I took a break from working at home today and thought I should change the atmosphere a little by going down to a pub I haven’t visited in a while. They have good music, good tea and a wireless connection, enough to motivate me to take my laptop out into the world. Enough for me to figure my machine lacks the software to hook up to the wireless network… and to get it I need to download it off the internet, so you can see my dilemma right now.
Looking around at the people sitting at other tables, I see two types of couples: human plus human and human plus laptop. In the very room I have set up my working spot, there’s only one table occupied by a chatting couple and three other tables, mine included, each with one person and one laptop. How dependent have we become of the internet and why do we allow it to own such a great deal of importance in our social lives? Good old fashioned letters have been replaced by e-mails or messenger programs, books have been replaced by pdf files and our whole identities fit into a Facebook profile. We upload good looking pictures of ourselves, we search for like-minded people through the web, we flirt through on or offline messages. I agree that the internet speeds up communication and earns us a great deal of time, but when have we become so time deprived as to give up the ‘personal touch’?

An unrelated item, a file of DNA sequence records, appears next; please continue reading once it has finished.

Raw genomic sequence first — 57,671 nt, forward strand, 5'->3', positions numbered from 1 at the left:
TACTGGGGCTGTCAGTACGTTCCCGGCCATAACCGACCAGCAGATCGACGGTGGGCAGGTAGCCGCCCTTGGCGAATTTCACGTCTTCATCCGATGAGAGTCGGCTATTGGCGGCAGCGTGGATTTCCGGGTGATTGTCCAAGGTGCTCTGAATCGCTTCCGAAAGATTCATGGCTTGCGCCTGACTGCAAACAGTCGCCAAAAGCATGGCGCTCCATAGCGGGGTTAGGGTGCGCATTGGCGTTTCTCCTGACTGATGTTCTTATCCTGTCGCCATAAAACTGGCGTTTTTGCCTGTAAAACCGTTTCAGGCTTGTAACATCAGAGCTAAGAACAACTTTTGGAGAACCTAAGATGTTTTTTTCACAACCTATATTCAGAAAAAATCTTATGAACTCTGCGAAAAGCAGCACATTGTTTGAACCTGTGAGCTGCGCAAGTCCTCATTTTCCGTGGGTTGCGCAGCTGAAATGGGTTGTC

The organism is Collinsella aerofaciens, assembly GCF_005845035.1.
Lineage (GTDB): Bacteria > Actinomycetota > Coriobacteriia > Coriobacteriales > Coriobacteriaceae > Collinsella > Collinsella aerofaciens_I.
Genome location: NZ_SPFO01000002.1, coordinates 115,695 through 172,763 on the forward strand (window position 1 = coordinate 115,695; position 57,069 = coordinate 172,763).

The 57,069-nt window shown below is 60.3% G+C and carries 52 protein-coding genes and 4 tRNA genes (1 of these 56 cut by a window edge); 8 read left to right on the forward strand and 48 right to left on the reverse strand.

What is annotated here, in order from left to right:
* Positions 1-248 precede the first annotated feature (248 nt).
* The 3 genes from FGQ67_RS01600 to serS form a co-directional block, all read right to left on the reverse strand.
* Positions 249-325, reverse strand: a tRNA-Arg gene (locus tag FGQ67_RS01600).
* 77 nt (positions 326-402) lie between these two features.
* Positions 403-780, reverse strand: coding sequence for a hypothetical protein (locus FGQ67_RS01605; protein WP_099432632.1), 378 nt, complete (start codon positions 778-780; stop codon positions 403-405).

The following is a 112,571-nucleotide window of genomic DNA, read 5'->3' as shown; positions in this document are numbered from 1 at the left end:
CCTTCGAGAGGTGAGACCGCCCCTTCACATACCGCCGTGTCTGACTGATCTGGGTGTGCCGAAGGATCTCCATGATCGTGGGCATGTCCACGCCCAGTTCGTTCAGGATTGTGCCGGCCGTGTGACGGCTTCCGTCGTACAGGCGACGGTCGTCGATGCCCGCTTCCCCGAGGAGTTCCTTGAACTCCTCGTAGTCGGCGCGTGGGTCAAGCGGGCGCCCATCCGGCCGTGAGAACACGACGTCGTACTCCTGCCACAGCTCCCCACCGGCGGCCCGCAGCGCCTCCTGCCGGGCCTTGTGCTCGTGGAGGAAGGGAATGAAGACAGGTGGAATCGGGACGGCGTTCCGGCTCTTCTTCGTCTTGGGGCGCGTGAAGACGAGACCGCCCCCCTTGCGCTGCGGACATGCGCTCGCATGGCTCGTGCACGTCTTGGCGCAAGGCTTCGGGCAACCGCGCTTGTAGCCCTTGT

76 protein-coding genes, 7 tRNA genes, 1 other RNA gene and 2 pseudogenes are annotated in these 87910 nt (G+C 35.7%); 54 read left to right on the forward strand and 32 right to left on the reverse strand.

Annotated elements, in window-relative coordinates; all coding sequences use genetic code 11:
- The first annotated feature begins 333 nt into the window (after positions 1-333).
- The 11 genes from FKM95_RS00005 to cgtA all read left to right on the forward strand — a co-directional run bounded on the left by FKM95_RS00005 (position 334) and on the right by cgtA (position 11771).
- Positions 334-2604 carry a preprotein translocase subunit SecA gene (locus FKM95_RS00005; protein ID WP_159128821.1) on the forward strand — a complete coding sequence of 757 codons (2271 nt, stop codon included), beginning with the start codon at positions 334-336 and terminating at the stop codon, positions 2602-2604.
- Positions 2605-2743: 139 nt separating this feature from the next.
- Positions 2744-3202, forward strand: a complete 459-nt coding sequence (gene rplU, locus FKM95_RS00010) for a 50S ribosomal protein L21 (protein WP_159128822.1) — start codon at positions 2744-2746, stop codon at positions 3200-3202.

Most of my friends (I can only think of two who don’t fit the description) are hooked to online social networking. If they fall for a guy they know close to nothing about, before even considering going out with the person for a talk that they can learn more from, they log onto Facebook and start stalking their potential date-to-be. They see if he has any relationship status out there, any pictures involving other women, any shirtless pictures for body-evaluation, common acquaintances or wall posts one can relate to. After doing that and sticking many labels, they evaluate whether the guy is a “good catch” or not. How relevant is internet stalking to a potential relationship, and is it really time-efficient or rather a complete waste of time? Why do we choose to do this first rather than request a date?
First of all, every person setting up a profile is actually designing a more or less accurate mask to hide behind, a more or less relevant image behind which they feel safe to communicate. Relying so much on what a profile has to show us is settling for just a tiny part of the big picture. Obviously, the profiles will have information on education and hobbies, but they won’t tell you how that person is handling their college or job, they don’t have a “defect" section for one to list all their bad habits, all in all, they can’t really sketch an image accurate enough for “potential-partner evaluation”. But instead of most people acknowledging this, they keep on stalking and drawing conclusions that might find themselves far from the truth.